Six questions to ask yourself before your mid-year review

A mid-year review is a great time to summarise, celebrate, challenge and consider goals set at the beginning of the year, allowing you and your company to evaluate your progress and discuss any strategic alterations or professional development that might be needed.

The most powerful way to use your mid-year review time is to ask yourself some great questions beforehand that can inspire deeper thinking and authentic reflection, helping you to open up the conversation with your line manager—and build a meaningful connection between your performance, your goals and those of the business.

For reflection…

What have been the highlights of my year so far?

Checking in with yourself ahead of a mid-year review is important, but how you do it will have a powerful impact on how you show up when it comes to the meeting. For many, the starting point is to ask themselves how they feel about the year so far. ‘That can be a difficult question for women though, who can often be highly subjective and too tough on themselves,’ says executive coach Rasheed Ogunlaru. ‘Instead, a better question to ask is what your highlights have been- because the answer is evidence-based and irrefutable.’

Those highlights could be personal or professional or anything that you feel has benefitted the organisation or your customers. By gaining clarity here, you can energise yourself and boost your confidence, allowing you to articulate and leverage this information in your review. Says Rasheed, ‘It’s important we get into the habit of being our own ally, ambassador, beloved and best friend in the workplace—and it can be powerful to really see what you’ve contributed across the board in this way.’

What is my main goal for the end of the year, and am I on track with that?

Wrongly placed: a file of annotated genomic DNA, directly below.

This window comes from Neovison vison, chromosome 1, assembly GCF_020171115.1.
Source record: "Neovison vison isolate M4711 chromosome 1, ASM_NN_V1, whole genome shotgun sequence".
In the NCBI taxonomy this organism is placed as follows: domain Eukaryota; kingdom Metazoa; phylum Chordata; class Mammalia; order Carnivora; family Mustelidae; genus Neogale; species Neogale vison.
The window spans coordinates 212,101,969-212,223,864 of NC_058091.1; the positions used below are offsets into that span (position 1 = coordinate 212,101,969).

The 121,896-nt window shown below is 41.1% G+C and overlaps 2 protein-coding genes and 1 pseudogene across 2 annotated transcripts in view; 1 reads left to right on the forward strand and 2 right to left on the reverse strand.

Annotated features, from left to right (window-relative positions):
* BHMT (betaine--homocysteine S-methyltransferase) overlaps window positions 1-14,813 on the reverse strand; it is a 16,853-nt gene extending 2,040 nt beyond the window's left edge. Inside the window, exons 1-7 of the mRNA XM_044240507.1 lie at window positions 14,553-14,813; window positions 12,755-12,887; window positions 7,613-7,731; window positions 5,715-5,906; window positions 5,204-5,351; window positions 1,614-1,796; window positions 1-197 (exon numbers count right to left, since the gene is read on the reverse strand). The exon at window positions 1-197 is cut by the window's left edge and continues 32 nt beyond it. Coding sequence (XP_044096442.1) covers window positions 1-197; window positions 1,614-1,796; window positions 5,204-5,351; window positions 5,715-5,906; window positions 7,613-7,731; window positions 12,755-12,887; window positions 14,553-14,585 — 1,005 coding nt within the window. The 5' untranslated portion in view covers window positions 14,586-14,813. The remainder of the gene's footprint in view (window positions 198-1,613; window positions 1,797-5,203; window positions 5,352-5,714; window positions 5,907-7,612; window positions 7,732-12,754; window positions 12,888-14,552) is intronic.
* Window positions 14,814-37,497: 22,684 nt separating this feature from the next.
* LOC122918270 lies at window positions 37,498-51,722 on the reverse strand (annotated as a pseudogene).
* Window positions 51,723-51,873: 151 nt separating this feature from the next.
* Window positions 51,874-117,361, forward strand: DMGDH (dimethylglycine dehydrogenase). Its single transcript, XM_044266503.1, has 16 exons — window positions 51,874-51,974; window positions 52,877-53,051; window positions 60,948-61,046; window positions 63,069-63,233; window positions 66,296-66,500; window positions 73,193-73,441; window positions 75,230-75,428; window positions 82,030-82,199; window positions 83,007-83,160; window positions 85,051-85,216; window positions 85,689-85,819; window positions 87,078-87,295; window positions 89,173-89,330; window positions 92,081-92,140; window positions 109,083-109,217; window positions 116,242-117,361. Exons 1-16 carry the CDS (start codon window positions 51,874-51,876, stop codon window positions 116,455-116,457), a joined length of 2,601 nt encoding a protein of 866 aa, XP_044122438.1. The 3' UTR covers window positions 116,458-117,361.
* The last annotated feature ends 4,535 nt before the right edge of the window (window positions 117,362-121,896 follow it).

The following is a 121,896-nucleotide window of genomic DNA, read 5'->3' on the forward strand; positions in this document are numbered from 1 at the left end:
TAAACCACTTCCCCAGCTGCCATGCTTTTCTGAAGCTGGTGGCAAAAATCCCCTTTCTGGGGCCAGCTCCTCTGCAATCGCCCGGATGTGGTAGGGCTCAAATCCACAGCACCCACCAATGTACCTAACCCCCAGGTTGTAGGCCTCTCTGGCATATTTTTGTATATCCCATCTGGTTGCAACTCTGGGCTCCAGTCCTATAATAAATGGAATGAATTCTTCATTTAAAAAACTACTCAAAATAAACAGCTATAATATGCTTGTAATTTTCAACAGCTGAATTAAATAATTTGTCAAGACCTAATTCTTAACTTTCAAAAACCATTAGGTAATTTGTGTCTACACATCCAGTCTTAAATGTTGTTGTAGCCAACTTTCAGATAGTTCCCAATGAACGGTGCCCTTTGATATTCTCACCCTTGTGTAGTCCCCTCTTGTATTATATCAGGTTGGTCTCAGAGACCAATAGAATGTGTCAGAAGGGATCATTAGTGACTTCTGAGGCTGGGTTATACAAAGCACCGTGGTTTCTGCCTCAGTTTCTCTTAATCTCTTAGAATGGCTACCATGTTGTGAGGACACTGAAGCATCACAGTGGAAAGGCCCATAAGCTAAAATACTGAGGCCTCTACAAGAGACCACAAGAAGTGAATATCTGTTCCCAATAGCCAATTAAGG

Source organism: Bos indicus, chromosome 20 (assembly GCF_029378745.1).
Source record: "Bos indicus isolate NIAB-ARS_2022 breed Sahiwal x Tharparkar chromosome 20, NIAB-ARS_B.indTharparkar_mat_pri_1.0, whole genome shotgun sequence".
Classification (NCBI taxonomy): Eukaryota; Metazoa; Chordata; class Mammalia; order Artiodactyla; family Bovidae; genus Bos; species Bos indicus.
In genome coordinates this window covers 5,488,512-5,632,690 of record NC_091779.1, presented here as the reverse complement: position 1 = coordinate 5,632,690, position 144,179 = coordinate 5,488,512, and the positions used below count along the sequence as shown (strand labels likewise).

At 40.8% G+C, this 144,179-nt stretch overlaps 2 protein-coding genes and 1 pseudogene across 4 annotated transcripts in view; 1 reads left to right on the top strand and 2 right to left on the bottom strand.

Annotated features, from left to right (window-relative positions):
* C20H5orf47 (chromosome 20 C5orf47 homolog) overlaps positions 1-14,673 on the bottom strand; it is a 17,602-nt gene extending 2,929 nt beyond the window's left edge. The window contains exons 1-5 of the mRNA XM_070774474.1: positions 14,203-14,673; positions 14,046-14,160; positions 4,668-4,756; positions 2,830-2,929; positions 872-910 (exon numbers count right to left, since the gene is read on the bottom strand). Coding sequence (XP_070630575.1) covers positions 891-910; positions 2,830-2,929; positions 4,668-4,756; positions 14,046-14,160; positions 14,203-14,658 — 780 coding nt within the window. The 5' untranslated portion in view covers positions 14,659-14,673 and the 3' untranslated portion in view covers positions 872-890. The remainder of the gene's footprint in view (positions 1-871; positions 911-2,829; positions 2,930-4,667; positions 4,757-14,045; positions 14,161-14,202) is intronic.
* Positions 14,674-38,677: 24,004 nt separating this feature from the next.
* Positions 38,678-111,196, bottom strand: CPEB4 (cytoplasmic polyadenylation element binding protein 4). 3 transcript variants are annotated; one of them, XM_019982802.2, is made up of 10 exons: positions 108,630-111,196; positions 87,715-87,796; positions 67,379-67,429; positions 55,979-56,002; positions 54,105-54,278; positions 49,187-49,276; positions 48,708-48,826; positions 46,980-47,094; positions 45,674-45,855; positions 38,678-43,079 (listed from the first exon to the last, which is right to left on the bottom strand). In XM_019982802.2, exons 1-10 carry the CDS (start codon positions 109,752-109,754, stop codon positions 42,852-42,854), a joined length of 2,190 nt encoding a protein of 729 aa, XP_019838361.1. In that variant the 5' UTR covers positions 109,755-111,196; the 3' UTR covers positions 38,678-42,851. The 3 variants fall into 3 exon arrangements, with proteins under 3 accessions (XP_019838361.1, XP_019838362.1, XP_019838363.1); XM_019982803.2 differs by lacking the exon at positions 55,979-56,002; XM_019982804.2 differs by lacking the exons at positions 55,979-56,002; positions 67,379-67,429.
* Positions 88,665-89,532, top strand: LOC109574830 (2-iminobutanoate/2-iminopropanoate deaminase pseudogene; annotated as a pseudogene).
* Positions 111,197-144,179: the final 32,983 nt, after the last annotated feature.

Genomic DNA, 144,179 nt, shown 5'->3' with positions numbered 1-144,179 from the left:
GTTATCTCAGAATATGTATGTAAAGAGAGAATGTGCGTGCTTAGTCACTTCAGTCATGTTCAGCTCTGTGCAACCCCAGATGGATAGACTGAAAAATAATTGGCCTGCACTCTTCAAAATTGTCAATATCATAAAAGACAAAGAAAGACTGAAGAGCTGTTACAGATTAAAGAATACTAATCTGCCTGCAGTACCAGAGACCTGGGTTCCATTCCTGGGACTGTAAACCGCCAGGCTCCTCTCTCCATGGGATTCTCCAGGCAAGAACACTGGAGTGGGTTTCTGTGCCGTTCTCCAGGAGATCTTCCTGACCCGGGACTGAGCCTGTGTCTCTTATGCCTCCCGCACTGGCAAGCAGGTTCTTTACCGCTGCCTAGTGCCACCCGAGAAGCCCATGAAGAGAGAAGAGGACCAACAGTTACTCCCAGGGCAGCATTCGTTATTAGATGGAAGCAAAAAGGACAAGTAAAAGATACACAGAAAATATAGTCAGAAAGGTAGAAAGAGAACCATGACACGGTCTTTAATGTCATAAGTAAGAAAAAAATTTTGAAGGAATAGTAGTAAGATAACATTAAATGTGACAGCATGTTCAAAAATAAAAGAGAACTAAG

Consider the goals you created at the year’s outset and benchmark yourself against them so you can orientate yourself, says executive coach Pippa Isbell. Consider whether you are on track with key markers, and if not, why not? Do any goals need tweaking? Do you need to rework any parts? Are there external factors to consider? And if progress is going well, how can you build on it or stretch yourself?

‘The best goals are co-created between you and your boss, so use this time effectively—and don’t be afraid to ask for what you need, whether that’s resources, support, training or an adjustment of the goal. It’s also a good time to review whether all your goals are still relevant; things might have changed since the beginning of the year, and there is no point doing something just because it’s written down.’ Pippa also notes that if you’ve already achieved the goal, don’t take that success for granted, as many women tend to do. Instead, make it a deliberate feature of your mid-year review and highlight your success: ‘Remember to blow your own trumpet,’ says Pippa.

For perspective…

What new professional relationships have I developed in the last six months?

Good relationships are essential to career success—providing advocates, support, and access to new opportunities. Asking yourself how many new relationships you’ve been proactive about growing is a powerful question, says executive performance coach Philippa Waller. ‘We can get so stuck on tasks we forget that building our network should really be part of our weekly to-do list. ‘The more familiar your network remains; the less likely people are to recommend you for new opportunities you might need. Strong ties, those who know us well, may also categorise us, whereas ‘weaker ties’, those who know us, but not very well, are often more open to what might be possible for us because they don’t know yet.’ These perspectives, in turn, can help open up a discussion at your mid-year review about how you might want to stretch or pivot in your role. For Philippa, reciprocity is key to network building: ‘Ask what is low cost to you, but high value to others—can you introduce people, recommend them or send them resources they might find useful or interesting? Anything you can do will build your reciprocity bank.’